Thursday, 16 September 2010

Hoarders Anonymous

My parents were hoarders. They filled drawers with old letters, took a mountain of photographs and slides, and even kept a collection of second world war pamphlets in a bag in the bottom of their wardrobe. Born in the 1920s, they came from a generation that really did 'mend and make do'. Furniture was made to last. Clothes were restyled and revamped. Jewellery and bibles were handed down to the next generation. When they moved from the house I grew up in (where they had lived for over thirty years), a quarter of the immense removal lorry was taken up with boxes of documentation, books and antique memorabilia.

With the advent of minimalism and the trend over the last couple of decades to declutter, hoarding has become a negative concept. Perhaps from the point of view of fashion and feng shui, hoarding is still seen as a bad thing but for genealogists, it can provide a treasure trove of dates, addresses and faces.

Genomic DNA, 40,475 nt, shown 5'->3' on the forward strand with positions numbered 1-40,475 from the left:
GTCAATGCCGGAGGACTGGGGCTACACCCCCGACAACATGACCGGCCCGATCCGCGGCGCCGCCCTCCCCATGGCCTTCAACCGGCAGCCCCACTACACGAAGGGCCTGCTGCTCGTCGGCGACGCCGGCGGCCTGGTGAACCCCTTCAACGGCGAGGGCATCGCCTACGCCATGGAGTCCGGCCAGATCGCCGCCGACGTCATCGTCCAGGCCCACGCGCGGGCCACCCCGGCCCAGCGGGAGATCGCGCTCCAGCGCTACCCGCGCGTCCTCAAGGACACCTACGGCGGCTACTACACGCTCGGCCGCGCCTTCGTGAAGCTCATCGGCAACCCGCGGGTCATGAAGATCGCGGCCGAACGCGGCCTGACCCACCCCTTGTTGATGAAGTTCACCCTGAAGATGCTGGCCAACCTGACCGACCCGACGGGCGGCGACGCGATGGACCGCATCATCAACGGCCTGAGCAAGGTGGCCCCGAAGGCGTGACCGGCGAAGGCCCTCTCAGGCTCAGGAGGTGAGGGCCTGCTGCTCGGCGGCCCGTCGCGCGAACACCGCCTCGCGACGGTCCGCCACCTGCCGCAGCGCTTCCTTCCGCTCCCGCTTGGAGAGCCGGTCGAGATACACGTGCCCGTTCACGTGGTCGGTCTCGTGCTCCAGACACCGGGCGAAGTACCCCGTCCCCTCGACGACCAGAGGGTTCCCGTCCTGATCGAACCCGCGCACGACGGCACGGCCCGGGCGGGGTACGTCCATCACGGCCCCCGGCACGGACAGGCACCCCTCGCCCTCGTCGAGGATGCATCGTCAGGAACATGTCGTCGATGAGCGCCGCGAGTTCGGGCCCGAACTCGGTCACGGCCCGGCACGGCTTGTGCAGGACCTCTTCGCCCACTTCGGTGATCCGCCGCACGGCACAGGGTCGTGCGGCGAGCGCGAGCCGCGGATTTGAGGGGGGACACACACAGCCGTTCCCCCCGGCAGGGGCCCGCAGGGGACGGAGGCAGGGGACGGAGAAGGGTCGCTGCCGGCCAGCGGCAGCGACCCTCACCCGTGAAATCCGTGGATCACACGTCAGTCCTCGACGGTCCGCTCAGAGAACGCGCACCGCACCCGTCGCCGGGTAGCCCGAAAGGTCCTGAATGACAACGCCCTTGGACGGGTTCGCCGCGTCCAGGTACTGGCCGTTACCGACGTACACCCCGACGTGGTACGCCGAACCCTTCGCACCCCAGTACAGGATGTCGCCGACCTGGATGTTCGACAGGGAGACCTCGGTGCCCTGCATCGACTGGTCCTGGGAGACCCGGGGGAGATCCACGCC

In amongst the treasure trove that my parents left behind, is a number of bibles that list family births and deaths. I also have a little book of birthdays which I've spoken of before on this blog, love letters between my parents, and a cupboard full of photographs and slides. I'll admit that finding a home for it all is a challenge (it's currently piled under our stairs while I try to empty some cupboards) but I see this clutter as a valuable slice of my family history. I'm glad my parents were hoarders.

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